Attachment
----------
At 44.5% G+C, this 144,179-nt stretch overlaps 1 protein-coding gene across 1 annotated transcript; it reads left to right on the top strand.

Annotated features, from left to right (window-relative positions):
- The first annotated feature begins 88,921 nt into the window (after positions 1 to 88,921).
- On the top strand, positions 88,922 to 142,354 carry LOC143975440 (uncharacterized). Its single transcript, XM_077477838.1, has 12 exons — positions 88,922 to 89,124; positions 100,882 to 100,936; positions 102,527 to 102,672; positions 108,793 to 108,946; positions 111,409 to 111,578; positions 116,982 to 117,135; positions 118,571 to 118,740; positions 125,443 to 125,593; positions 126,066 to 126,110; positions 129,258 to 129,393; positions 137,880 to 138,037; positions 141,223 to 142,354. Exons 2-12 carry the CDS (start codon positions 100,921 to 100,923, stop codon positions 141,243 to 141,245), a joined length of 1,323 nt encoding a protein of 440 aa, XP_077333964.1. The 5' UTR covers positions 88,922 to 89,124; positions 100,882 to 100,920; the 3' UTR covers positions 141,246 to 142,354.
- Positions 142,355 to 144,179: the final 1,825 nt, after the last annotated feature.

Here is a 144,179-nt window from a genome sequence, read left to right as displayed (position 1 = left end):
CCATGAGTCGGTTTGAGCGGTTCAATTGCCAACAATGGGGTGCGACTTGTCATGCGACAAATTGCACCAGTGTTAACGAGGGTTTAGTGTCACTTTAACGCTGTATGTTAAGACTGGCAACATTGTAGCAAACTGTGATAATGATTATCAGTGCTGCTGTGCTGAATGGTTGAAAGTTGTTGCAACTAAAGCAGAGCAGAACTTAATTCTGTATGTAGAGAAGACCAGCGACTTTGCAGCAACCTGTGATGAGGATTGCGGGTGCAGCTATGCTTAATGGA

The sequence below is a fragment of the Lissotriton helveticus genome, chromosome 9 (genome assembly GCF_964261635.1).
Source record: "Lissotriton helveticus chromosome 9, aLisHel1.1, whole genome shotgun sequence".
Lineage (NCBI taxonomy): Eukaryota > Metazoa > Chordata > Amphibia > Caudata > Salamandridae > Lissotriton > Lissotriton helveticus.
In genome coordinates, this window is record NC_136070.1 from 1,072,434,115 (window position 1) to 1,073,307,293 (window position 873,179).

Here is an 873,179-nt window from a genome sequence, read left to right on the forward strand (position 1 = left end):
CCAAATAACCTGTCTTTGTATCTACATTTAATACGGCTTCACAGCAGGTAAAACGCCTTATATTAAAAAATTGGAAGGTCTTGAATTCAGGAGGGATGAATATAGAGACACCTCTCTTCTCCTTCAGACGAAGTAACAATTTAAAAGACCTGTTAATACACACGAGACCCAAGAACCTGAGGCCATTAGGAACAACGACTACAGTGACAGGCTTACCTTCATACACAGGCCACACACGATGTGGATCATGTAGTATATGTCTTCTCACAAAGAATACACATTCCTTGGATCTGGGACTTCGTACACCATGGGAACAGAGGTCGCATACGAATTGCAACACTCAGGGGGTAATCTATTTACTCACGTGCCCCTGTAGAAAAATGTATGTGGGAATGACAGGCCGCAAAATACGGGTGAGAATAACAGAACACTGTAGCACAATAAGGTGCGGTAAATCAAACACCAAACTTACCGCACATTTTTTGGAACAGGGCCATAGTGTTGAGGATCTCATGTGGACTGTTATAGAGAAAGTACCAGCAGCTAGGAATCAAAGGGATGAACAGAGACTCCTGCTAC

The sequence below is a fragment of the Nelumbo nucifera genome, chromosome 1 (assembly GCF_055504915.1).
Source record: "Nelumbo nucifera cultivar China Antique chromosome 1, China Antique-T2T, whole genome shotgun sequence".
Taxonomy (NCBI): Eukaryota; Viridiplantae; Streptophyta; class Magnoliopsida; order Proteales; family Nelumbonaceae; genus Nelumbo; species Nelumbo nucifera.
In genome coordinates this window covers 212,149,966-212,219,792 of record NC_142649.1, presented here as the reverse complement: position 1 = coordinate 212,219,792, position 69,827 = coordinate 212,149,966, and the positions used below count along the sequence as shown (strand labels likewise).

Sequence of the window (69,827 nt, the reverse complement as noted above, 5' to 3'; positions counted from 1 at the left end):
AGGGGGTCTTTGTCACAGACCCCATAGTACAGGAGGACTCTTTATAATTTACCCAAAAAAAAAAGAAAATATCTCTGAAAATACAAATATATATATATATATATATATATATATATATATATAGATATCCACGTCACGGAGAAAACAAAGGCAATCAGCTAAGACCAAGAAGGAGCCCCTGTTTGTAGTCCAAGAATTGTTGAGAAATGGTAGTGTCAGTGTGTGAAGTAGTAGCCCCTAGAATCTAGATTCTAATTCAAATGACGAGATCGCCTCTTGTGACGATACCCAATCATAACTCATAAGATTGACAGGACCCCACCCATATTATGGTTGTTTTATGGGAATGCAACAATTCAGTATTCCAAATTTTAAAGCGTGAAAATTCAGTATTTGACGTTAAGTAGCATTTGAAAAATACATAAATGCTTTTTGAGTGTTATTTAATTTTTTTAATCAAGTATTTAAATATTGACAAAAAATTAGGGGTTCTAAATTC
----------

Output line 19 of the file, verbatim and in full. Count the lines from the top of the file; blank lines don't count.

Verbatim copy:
AGGGGGTCTTTGTCACAGACCCCATAGTACAGGAGGACTCTTTATAATTTACCCAAAAAAAAAAGAAAATATCTCTGAAAATACAAATATATATATATATATATATATATATATATATATATAGATATCCACGTCACGGAGAAAACAAAGGCAATCAGCTAAGACCAAGAAGGAGCCCCTGTTTGTAGTCCAAGAATTGTTGAGAAATGGTAGTGTCAGTGTGTGAAGTAGTAGCCCCTAGAATCTAGATTCTAATTCAAATGACGAGATCGCCTCTTGTGACGATACCCAATCATAACTCATAAGATTGACAGGACCCCACCCATATTATGGTTGTTTTATGGGAATGCAACAATTCAGTATTCCAAATTTTAAAGCGTGAAAATTCAGTATTTGACGTTAAGTAGCATTTGAAAAATACATAAATGCTTTTTGAGTGTTATTTAATTTTTTTAATCAAGTATTTAAATATTGACAAAAAATTAGGGGTTCTAAATTC